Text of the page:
fishingFisheries worldwide support economies by providing jobs for hundreds of workers. In the legal fish trade, ocean reserves are maintained by careful regulation. However, some people fish outside of these guidelines. Illegal, unreported, and unregulated fishing occurs all over the globe, and threatens marine life.

Illegal fishing has been a problem for as long as fishing has been a profitable industry. However, as marine ecosystems decline, unregulated fishing is causing a greater impact than it previously did. When regulation committees are unaware of how much a species is actually being fished, they cannot make a fair judgment of how much of the species’ population remains. Without knowing how much of a population is left, regulatory agencies cannot properly protect species from extinction. When illegal fishermen flood the market with their unregulated catches, the price of fish decreases. With this new lower price, fishermen need to catch more fish in order to make a profit. This causes an economic decline of the legal fish trade and the worsening of ecological conditions for marine life.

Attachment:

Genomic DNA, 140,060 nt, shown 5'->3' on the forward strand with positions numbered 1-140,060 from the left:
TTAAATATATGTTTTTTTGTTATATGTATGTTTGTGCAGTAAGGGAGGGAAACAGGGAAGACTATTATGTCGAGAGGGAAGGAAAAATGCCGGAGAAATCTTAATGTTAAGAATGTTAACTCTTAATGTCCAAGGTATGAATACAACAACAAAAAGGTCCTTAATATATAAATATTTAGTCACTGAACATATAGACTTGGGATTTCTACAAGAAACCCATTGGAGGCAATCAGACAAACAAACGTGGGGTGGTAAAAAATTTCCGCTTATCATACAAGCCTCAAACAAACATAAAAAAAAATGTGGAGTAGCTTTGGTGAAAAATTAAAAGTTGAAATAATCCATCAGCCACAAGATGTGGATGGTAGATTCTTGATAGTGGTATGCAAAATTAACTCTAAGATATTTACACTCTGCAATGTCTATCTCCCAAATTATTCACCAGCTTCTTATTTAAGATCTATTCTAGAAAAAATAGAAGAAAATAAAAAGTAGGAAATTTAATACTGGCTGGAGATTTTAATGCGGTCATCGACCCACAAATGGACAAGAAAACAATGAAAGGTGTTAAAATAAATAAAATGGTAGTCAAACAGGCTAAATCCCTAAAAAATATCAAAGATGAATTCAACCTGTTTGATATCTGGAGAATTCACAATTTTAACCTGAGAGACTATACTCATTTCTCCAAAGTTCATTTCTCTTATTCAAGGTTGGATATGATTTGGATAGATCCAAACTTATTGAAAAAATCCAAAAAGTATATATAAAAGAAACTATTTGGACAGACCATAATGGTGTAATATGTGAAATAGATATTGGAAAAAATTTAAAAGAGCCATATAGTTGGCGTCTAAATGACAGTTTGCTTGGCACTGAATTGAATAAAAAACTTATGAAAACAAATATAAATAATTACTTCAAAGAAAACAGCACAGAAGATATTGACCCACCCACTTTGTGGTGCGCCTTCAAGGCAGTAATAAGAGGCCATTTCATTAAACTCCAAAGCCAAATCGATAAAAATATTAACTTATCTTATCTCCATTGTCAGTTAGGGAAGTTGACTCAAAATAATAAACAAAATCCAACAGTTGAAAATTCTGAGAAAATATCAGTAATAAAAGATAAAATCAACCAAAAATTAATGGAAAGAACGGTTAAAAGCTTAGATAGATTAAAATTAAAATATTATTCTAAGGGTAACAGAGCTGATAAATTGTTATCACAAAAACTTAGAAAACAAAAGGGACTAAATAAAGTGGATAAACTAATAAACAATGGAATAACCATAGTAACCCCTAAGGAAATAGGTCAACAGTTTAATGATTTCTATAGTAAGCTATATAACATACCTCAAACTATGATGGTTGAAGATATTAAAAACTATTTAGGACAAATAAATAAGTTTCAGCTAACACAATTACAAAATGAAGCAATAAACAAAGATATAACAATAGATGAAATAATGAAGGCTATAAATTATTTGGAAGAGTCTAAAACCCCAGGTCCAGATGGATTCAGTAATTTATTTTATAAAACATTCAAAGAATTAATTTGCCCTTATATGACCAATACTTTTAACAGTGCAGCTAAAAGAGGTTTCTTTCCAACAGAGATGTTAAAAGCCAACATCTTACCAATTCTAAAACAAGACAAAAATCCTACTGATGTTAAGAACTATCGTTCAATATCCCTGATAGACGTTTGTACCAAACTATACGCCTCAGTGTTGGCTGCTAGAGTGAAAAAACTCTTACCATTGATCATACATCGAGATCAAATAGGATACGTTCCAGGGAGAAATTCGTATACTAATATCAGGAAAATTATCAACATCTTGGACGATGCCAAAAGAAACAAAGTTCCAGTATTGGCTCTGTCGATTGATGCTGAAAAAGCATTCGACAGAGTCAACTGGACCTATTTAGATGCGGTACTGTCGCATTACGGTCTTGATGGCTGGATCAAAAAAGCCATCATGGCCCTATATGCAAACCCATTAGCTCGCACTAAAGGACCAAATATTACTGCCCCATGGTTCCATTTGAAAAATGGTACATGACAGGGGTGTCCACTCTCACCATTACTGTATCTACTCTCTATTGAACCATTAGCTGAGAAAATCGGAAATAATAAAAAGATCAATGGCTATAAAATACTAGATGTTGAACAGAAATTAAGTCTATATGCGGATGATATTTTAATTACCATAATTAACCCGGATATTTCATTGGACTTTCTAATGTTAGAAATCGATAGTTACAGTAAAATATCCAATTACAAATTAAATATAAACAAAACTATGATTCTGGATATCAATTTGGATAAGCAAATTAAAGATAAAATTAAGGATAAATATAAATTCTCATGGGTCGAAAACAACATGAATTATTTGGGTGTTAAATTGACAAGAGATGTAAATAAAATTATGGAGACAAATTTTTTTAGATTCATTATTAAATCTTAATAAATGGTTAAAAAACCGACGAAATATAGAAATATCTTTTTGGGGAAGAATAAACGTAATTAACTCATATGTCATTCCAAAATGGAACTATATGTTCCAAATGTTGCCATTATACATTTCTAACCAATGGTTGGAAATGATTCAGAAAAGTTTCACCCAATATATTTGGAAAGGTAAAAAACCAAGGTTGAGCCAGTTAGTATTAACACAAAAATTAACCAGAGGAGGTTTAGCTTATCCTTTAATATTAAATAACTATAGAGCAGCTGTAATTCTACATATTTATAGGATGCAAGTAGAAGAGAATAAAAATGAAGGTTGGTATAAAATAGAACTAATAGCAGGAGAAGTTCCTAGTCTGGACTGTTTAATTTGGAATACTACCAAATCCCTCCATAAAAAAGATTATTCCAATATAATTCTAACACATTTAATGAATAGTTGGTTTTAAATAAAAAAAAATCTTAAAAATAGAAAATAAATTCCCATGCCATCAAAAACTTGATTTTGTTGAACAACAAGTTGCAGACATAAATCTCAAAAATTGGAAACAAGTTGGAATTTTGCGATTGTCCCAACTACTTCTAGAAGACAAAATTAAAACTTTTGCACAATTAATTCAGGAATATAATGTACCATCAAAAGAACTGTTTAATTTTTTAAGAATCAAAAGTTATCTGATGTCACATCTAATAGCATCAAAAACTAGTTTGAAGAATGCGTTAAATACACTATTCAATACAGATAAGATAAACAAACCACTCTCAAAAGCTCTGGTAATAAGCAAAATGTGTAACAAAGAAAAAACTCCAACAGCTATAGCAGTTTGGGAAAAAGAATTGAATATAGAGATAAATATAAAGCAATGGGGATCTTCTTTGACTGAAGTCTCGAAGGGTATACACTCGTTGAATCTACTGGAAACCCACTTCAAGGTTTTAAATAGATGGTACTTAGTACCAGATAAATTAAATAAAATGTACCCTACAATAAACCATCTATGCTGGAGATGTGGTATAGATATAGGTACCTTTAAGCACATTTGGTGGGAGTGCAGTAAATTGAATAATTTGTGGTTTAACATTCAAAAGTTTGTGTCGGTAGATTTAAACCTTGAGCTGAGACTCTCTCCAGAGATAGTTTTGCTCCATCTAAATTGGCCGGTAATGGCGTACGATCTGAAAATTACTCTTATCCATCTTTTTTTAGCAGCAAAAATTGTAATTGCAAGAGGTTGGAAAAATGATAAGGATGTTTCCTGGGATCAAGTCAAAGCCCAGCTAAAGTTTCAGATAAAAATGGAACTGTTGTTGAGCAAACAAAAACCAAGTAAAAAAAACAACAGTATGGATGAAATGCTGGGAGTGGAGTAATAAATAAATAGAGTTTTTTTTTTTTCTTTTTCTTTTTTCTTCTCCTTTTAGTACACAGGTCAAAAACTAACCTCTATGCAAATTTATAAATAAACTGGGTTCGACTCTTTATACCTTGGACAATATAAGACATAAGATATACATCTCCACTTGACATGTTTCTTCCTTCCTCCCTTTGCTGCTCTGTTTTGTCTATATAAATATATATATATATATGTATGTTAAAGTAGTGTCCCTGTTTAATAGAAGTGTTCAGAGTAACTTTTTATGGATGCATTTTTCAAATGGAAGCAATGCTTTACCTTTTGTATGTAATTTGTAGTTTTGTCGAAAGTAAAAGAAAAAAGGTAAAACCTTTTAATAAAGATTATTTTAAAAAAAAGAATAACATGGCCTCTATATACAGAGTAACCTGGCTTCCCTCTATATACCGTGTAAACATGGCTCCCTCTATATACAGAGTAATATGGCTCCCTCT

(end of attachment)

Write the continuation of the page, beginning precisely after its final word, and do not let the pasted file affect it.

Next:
Despite the economic damage, the most profound damage is felt by marine life. The over-fishing of cod in Newfoundland in 1992 caused the Canadian government to put an indefinite moratorium on cod fishing, leading to the collapse of the fishing industry in the region. However, these efforts have done little to bulk up the population because other species have moved into the cod’s ecological niche. Without intervention, the illegal fish trade will continue to cause severe, and sometimes irreparable, damage to fish populations around the world.


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